When the little old lady claims she has no food to give him, a hungry young man proceeds to make a soup with a stone and water.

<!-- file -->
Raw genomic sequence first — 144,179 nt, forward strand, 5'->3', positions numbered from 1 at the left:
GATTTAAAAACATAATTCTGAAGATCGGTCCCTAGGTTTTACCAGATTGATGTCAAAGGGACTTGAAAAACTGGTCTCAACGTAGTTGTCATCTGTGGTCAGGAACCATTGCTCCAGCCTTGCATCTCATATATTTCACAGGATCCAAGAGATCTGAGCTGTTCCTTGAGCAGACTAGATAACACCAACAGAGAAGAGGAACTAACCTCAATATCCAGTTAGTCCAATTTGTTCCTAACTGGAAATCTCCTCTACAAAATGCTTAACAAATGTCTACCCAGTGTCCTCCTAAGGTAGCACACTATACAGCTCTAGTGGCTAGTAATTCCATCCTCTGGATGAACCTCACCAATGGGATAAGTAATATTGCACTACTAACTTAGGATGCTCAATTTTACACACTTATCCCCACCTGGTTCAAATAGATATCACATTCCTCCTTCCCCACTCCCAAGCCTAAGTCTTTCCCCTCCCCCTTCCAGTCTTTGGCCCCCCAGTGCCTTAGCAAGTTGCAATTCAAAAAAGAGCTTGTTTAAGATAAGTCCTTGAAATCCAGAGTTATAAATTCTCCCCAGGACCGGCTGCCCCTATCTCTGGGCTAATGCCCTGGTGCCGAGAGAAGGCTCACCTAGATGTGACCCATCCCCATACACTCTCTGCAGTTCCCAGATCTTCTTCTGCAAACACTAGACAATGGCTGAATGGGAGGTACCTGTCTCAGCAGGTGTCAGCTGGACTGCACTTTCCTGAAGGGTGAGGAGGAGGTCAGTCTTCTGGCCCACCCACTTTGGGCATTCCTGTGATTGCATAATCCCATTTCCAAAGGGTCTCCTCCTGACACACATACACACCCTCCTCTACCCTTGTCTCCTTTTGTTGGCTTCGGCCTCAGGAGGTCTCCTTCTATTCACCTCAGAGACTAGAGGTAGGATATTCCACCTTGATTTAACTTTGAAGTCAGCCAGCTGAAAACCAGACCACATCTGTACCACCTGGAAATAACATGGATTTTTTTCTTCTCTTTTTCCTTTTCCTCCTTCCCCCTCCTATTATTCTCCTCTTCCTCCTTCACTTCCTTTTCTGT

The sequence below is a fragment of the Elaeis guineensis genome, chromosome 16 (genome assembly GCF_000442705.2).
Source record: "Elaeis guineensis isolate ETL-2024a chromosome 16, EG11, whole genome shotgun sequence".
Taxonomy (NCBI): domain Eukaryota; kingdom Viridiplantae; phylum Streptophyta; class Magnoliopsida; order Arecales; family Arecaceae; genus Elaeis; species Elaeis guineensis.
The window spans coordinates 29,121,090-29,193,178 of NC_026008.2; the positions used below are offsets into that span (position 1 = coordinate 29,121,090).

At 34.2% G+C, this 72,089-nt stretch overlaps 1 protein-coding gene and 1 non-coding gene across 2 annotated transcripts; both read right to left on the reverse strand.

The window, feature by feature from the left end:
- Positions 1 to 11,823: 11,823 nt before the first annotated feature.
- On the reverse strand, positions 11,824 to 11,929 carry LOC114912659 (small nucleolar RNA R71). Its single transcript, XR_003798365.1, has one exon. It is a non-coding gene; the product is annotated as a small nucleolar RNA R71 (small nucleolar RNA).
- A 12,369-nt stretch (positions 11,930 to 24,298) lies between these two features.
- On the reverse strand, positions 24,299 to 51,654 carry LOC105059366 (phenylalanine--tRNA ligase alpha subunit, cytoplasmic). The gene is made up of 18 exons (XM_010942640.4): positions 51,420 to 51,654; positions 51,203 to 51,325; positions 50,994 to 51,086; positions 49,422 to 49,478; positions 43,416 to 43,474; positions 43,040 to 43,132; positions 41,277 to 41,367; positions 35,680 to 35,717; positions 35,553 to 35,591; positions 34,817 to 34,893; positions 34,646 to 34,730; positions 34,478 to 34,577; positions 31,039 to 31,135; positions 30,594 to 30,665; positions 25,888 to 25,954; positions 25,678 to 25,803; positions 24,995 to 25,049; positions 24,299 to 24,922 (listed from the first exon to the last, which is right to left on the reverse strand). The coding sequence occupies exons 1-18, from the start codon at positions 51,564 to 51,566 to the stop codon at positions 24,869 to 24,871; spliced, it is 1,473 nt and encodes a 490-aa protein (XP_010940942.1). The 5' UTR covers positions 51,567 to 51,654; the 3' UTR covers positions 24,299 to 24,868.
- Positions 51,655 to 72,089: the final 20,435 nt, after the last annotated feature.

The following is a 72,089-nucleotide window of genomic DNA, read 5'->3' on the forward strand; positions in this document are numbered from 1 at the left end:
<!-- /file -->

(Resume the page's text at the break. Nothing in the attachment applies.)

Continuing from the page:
The familiar folktale was first retold by McGovern in 1968. Now Pels has provided new pictures for this simple story about a young wayfarer who tricks an old woman into making him a hearty soup. When she refuses him food, he asks her for a pot of water. Then he puts a stone into it and waits for it to become stone soup. ``It's cooking fast now,'' says the hungry young man, ``but it would cook faster with some onions.'' Soon the old woman has added vegetables, meat bones, barley and butter, musing at the miracle of stone soup. She resembles Tenniel's Red Queen, and has pins and needles sticking in her back; the young man's arms and legs are jarringly angular. Perhaps Pels's idiosyncratic style is too somber for this funny story, making it unnecessarily dark. (3-7)